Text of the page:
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Publisher's Summary

Between 1817 and 1898, New York City evolved from a vital Atlantic port of trade to the center of American commerce and culture. Although this important urban transformation is well documented, the critical role of select Union soldiers turned New York engineers has, until now, remained largely unexplored. In Designing Gotham, Jon Scott Logel examines the fascinating careers of George S. Greene, Egbert L. Viele, John Newton, Henry Warner Slocum, and Fitz John Porter, all of who studied engineering at West Point, served in the US Army during the Civil War, and later advanced their civilian careers and status through the creation of Victorian New York.
After the war these industrious professionals leveraged their education and military experience to wield significant influence during New York's social, economic, and political transformation. Logel examines how each engineer's Civil War service shaped his contributions to postwar activities in the city, including the construction of the Croton Aqueduct, the creation of Central Park, and the building of the Brooklyn Bridge. Examining the West Pointers' experiences - as cadets, military officers during the war, and New Yorkers - Logel assesses how these men impacted the growing metropolis, the rise of professionalization, and the advent of Progressivism at the end of the century.
The book is published by Louisiana State University Press.
©2016 Louisiana State University Press (P)2017 Redwood Audiobooks
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Critic Reviews

"Will grace the libraries of all those interested in the history of the city, or in those important but little-known aspects of West Point's remarkable history." (Theodore J. Crackel, author of West Point: A Bicentennial History)
"Logel's attention to multiple contexts and his balanced interpretation of change and continuity are models for historians in any field." (Samuel Watson, author of Peacekeepers and Conquerors)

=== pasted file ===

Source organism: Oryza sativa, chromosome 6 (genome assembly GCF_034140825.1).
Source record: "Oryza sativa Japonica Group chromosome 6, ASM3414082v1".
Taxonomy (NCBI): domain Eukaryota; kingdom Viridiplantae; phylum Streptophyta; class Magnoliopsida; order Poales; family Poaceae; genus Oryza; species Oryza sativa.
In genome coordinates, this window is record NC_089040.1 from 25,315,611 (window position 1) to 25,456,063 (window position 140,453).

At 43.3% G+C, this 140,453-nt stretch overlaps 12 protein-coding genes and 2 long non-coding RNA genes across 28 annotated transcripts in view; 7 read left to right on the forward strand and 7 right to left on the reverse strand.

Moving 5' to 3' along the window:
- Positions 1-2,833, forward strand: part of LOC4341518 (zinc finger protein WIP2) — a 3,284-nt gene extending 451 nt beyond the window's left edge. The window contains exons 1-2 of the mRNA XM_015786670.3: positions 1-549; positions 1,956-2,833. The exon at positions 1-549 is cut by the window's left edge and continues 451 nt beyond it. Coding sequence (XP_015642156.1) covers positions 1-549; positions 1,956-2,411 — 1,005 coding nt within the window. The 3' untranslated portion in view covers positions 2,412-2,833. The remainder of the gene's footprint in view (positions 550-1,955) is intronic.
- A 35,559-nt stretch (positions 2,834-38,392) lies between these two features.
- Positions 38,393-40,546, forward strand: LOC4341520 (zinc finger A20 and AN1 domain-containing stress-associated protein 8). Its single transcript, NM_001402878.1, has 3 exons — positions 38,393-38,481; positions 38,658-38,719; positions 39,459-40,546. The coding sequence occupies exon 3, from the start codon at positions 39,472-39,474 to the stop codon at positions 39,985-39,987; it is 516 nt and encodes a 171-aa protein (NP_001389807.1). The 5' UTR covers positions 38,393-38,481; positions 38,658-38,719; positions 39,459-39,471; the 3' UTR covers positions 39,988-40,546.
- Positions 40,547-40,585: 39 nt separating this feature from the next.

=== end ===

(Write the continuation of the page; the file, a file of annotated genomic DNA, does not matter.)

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Customer Reviews

Most Helpful
4 out of 5 stars
By Tatiana on 11-20-17

Excellent Material, Well Researched

This is definitely written for a niche market, but for fans of military history, civil engineering or the history of New York, it is an absolute gem. The stories and anecdotes it contains are fascinating, and the research is top notch. I was very impressed with the level of detail and the coherent way in which the information was presented. It was interesting to learn the specifics of city infrastructure development in the 1800s.

Personally, I have no interest in New York at all, but I do like history and engineering and have family connections to West Point. I considered this a worthwhile listen.

I received this audiobook for free at my request from the author, publisher or narrator. This has in no way affected my review.

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1 of 1 people found this review helpful

5 out of 5 stars
By Jan on 09-20-17

Great geekdom!

civil-engineering, west-point, progress, nyc

I was only expecting an interesting doctoral thesis, but this is a history geek's delight! How many civilians bother to wonder about the curricula of West Point beyond the military stuff? Once challenged, it is obvious that civil engineering would be mandatory both for war involvement and reconstruction. And what do graduates do after military service? They insert their knowledge into infrastructure. In the time and place of this study we are talking mostly about things like Prospect Park and the Brooklyn Bridge, just to name my favorites. The exploration of the impact of graduates upon the structure of NYC in the 19th century is well organized and also clearly informative to several kinds of geeks. Like me.
I was fortunate to have my request for an audio copy filled in a giveaway, but it is definitely worth paying for.
Mark Kamish does really well as narrator in that his voice is pleasant, speech clearly understandable, and cadence smooth.

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1 of 1 people found this review helpful

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